A central challenge in the delivery of evidence-based interventions to promote under-five child survival is the coordination of care across the multiple tiers of the health system, from frontline health workers, to primary care clinics, to district hospitals, to specialty providers. Additionally, children who survive or avoid once-fatal diseases such as congenital and rheumatic heart diseases, prematurity, neurodevelopmental conditions, and disabilities sustained from traumatic injuries, are increasingly living well into adolescence, young adulthood, and beyond. Healthcare delivery systems in resource-limited settings, however, are ill- equipped to manage such patients'care. Mobile technologies, coupled with effective management strategies, may enhance implementation and coordination of evidence-based interventions, but few controlled trials exist to validate this. Particularly lacking are strategies that incorporate mobile technologies in an integrated manner across the health system. Intervention: We have developed a mobile health care coordination and quality improvement intervention within two rural district healthcare systems in Nepal, where the child mortality rate is an estimated 82 per 1,000, and coordination of child health care is poor. Firstly the intervention aims to increase the timely engagement in acute care for children under the age of five to receive evidence-based World Health Organization protocols aimed at reducing child mortality-Integrated Management of Pregnancy and Childbirth, Integrated Management of Childhood Illness, Integrated Management of Emergency and Essential Surgical Care, and Community-based Management of Severe Acute Malnutrition. Secondly, the intervention aims to implement a Chronic Care Model for pediatric patients under the age of twenty suffering from a chronic disease (congenital and rheumatic heart disease, diabetes, depression, epilepsy, asthma, musculoskeletal and neurodevelopmental disabilities, and pre- and post-surgical conditions). Analysis: We will conduct a stepped-wedge, cluster randomized controlled trial. The primary outcome of this trial will be under-five mortality. We hypothesize a 25% reduction in under-five mortality rate during the intervention periods, relative to the control period. We hypothesize a 50% improvement in follow-up rates, a 30% improvement in global symptoms score, a 20% reduction in disability score, and a 20% reduction in inpatient days in hospital. We will use both quantitative and qualitative methods to assess the scalability of the intervention in terms of logistics, human resources, costs, and utilization. Impact: Rigorous evaluations of systems-level child healthcare interventions are needed to drive global healthcare policies and their implementation. The trial proposed here will inform the potential impact and scalability of health systems strengthening interventions.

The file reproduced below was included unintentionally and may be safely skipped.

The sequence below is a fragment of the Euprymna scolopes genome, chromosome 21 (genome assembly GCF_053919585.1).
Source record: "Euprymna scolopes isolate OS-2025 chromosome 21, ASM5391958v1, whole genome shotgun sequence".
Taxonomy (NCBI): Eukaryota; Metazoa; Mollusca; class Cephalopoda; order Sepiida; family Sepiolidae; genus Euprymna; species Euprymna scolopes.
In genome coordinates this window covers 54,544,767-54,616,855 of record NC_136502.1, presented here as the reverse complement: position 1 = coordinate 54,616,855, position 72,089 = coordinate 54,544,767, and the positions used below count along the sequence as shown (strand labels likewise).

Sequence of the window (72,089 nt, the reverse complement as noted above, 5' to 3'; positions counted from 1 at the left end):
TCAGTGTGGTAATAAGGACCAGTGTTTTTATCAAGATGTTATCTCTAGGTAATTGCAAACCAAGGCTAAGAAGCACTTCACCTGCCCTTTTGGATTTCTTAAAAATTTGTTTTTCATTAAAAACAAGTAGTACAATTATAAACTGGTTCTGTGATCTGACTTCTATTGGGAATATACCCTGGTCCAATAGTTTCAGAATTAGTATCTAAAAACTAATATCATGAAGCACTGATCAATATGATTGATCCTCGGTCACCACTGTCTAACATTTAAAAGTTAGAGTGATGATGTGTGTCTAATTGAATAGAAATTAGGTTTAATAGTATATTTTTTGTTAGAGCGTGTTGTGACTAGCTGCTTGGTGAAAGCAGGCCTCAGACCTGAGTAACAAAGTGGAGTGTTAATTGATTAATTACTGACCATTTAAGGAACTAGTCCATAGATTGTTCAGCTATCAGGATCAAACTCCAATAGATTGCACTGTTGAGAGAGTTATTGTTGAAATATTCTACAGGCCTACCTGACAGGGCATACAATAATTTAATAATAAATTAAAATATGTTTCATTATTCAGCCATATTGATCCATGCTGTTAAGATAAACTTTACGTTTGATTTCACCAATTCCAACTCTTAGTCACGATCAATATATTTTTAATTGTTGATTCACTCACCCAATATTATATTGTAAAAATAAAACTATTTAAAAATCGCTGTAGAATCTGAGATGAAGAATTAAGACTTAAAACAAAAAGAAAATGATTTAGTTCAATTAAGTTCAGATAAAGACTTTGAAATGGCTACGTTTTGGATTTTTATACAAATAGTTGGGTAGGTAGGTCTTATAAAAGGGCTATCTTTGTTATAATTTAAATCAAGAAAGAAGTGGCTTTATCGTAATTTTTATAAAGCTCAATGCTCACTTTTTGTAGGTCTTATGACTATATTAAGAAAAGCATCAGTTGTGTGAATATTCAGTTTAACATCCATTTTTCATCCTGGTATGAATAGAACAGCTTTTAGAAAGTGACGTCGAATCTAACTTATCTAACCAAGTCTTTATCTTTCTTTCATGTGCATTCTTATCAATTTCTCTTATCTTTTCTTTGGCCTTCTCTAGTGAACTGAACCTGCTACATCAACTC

Public Health Relevance

Globally over seven million children under the age of five die each year of acute causes;those children who do survive face an increasing burden of chronic diseases. Evidence-based protocols for the major killers of children exist, as does a chronic care model for the management of pediatric chronic diseases. These, however, are incompletely implemented in rural settings of extreme poverty. We will conduct a randomized controlled trial in rural Nepal of an intervention involving quality improvement and care coordination mobile health strategies to improve pediatric acute and chronic care delivery across the tiers of the healthcare system, from frontline health workers to primary clinics to hospitals.

National Institute of Health (NIH)
Office of The Director, National Institutes of Health (OD)
Early Independence Award (DP5)
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Basavappa, Ravi
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Brigham and Women's Hospital
United States
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